Posts Tagged ‘bins’

There are several things to keep in mind when setting up your composting station:

  • Sun or shade?

A worm bin is best placed in the shade. The worms will not fare well in hot temperatures or during a deluge of water during a rainstorm. By placing them in the shade, they will be more protected from the elements and less likely to dry out.

As for a regular compost bin, direct sunlight does not cause the compost pile to heat up. The microbes working busily inside the compost are why the pile heats up. With this in mind, keeping your compost bin in the shade will decrease water evaporation. Also, people are more likely to turn their pile if they do not have to go out into the hot sun to do it.

  • Dirt or cement?

For a compost bin, it is best if it is placed on the dirt. This allows the beneficial insects to crawl up into the bin.  These insects will speed up the decomposition process and are naturally occur in a healthy compost pile. Put hardware cloth or wire mesh underneath the compost bin to prevent the larger animals from digging underneath and into the bin. If a compost pile is set on cement, it is likely that the cement will be stained.

For a worm bin, it does not matter if it is placed on cement or on dirt. It is more important that the bin is in the shade. People often even keep worm bins inside their garage, under their counter, or in a closet.

  • How close do I want my compost bin to the house?

Most people do not want to put their compost bin directly up against their house because of smell and pest attraction fears. If you are composting correctly, neither of these problems should be of issue. How close you put your bin to your house should more so be determined by hose length (if your bin is further away than your hose is long, you’ll be lugging buckets over to your pile!) and ease of use. If you don’t see yourself hoofing it across the yard to dump out your kitchen scraps, then you probably shouldn’t put your bin all the way across your yard. As for the pests and smells, err on the side of caution. If something goes wrong in your pile and it starts to smell or you get an unwanted visitor, it’s better away from your house than directly under your kitchen window.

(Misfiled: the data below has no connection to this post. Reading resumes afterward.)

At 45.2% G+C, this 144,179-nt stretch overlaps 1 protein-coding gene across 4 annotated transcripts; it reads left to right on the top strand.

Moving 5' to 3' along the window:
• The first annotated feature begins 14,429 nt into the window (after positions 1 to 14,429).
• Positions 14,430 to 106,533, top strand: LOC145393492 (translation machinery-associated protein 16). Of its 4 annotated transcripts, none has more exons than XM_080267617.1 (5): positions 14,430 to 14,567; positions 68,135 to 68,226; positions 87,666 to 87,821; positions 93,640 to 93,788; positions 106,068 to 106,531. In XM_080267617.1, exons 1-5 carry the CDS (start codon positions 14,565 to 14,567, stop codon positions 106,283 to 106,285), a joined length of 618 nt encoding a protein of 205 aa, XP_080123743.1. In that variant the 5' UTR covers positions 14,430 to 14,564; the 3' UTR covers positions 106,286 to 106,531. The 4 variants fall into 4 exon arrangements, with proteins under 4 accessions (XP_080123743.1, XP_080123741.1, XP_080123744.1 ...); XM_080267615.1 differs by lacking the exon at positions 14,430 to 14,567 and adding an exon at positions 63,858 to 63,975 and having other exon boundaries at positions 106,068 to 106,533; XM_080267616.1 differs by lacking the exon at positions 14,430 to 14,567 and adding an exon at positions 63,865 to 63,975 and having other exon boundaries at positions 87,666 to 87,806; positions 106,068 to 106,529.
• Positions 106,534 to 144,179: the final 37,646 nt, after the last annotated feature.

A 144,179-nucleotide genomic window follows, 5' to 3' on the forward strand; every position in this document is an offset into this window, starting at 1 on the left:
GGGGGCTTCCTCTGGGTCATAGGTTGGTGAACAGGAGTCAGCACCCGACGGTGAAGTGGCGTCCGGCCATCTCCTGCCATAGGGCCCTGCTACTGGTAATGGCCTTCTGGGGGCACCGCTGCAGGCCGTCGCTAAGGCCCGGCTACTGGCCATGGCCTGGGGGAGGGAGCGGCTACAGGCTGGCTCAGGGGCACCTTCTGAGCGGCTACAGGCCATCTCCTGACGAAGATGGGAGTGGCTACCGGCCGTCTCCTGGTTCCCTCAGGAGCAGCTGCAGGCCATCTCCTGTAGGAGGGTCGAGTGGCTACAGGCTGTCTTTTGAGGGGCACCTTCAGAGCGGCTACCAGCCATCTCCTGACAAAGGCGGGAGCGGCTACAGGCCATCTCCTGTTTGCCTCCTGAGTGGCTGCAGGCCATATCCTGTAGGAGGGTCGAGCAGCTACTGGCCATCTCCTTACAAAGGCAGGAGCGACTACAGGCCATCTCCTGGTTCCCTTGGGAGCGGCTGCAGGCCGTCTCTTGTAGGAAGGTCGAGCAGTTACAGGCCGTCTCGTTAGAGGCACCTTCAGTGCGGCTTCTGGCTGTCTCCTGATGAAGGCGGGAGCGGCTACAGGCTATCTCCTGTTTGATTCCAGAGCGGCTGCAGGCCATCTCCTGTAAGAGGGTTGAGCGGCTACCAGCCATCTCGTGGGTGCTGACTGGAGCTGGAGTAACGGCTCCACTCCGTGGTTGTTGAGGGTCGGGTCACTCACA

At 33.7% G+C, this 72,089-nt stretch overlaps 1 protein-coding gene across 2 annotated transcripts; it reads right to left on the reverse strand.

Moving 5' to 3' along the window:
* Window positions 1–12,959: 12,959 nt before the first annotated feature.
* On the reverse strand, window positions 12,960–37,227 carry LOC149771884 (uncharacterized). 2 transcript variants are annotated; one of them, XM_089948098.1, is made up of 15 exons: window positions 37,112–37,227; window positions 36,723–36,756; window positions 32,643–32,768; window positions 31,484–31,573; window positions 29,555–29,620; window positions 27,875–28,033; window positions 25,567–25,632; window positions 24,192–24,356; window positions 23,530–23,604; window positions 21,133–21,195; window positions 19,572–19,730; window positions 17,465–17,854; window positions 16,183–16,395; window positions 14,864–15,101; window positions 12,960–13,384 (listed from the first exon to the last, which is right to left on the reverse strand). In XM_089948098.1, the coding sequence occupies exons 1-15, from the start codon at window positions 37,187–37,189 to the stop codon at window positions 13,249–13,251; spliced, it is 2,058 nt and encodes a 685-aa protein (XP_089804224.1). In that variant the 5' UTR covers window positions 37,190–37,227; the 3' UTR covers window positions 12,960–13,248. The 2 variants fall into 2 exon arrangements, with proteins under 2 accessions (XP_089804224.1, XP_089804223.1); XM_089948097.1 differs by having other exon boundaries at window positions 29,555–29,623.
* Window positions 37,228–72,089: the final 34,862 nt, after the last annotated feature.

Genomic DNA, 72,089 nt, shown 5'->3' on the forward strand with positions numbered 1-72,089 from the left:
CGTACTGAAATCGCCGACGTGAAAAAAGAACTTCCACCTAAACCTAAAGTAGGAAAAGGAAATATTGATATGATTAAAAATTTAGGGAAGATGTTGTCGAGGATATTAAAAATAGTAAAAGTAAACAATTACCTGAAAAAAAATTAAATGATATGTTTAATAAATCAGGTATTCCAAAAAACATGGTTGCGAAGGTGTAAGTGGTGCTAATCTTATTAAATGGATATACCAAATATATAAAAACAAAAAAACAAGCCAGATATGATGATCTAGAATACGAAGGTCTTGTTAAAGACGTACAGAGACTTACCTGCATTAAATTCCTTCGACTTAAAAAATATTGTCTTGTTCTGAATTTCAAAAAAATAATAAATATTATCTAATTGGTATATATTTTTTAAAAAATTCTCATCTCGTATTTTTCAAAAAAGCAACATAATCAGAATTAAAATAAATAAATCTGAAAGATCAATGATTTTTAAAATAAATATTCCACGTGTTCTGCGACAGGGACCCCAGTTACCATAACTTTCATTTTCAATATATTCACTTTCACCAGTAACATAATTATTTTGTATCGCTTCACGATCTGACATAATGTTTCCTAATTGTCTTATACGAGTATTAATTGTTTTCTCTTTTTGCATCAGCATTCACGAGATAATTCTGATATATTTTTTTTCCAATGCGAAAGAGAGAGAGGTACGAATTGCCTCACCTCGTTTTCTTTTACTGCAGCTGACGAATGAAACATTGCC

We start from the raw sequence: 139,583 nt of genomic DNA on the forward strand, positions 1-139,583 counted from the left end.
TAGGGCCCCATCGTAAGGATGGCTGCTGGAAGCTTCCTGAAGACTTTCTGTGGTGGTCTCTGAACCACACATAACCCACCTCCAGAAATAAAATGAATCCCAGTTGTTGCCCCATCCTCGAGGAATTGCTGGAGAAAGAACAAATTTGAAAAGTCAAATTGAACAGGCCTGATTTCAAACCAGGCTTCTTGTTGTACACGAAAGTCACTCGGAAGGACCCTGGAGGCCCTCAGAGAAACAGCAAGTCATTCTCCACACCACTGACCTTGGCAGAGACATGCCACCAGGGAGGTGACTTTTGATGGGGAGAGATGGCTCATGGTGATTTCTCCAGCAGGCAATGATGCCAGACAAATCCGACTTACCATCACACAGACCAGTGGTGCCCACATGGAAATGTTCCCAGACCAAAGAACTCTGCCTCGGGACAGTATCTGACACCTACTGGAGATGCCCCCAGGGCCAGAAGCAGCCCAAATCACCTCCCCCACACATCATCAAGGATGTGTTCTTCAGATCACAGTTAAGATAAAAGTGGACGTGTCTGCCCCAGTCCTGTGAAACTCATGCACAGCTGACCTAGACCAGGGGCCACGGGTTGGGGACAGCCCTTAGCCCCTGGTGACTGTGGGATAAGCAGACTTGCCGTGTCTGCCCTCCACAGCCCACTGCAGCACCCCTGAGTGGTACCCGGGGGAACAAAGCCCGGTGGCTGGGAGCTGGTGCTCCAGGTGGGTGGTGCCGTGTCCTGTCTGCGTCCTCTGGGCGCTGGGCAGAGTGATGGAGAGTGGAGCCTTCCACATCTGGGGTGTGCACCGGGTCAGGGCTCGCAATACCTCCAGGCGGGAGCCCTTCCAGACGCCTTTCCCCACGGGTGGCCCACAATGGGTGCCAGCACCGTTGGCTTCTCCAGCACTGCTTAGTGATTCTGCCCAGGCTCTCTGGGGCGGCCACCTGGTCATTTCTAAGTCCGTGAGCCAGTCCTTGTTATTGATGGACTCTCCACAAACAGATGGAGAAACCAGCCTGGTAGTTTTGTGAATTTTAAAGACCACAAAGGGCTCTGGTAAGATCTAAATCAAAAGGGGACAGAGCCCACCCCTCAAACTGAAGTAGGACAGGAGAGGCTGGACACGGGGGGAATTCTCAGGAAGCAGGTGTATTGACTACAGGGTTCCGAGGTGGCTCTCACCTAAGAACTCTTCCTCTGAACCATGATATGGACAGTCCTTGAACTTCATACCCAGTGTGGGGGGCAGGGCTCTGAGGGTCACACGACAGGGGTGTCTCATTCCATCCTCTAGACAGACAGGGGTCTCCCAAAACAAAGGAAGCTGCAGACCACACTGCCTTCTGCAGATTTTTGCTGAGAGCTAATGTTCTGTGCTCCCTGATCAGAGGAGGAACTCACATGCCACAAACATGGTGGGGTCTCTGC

• How much room will my compost bin need?

If you plan on being an active composter and turning your compost pile, it is important that you have a space twice the size of your compost bin. This allows you to turn and then rebuild your bin directly next to where it was previously sitting. Turing your bin increases air flow and allows the microbes to break down the material more quickly. If you plan on having a more passive bin, this is obviously not necessary, though you probably want a little room around the bin so it can be accessed from all angles. Worm bins, on the other hand, do not need extra space.


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Tumblers are a style of composting bin that is manually flipped, spun, rolled or crank-turned for aeration, depending on the style. These types of bins do not require turning with a pitchfork, instead, the whole compost bin is turned for aeration. The Solana Center has four different styles of tumblers at our compost demonstration site. Please feel free to drop by on a Tuesday or Thursday between 9am and 4pm to check them out! To find another compost demonstration site in San Diego County, please click here.

This tumbler is turned by cranking the handle.

Crank Tumbler

Material is put inside the doors on the side of the barrel. To aerate, the handle is turned, cranking the barrel in a circle. There are two separate compartments within the barrel, so compost can be finishing in one side while the other side is being added to.

Pros: can hold a large volume of materials, easily emptied, two interior compartments

Cons: most expensive type of tumbler, material has to be lifted up into the barrel, when the barrel is full, cranking becomes difficult

This tumbler is rolled like a ball.

Rolled Tumbler

The lid of this tumbler spins and unlocks so material can be loaded inside. The tumbler can then be rolled like a ball for aeration.

Pros: easily filled, can be fun for kids to roll

Cons: because it is not completely round, it does not roll on a straight path, can be difficult to empty, not good for someone with back problems

This tumbler is flipped on its central axis.

Central Axis Flipped Tumblers

These tumblers are loaded through the top. Some models have an aeration tube going down the center, our particular model does not. The tumbler is flipped around its central axis for aeration.

Pros: the center axle doubles as a mixer, blending the materials inside the tumbler.

Cons: difficult to load, difficult to turn when full,  difficult to empty. We had a unit similar to this and its lid warped. Because we could not fit the lid back on, the tumbler became completely unusable.

This tumbler is spun around a central axis.

Spinning Tumblers

This tumbler is loaded through the side panel and sits very low to the ground. It spins around a central axis like a hamster running wheel.

Pros: easily filled and emptied, compact size means it does not fill with as much material, making it easier to tumble.

Cons: does not hold a large amount of material, requires a bent position to turn.

There are other various models of tumblers out on the market. Remember to do your research and read reviews before purchasing a tumbler. Pay close attention to door hinges and closures because if you cannot close the compost bin, it cannot be tumbled. Please see below for a general list of tumbler pros and cons:

Tumbler Pros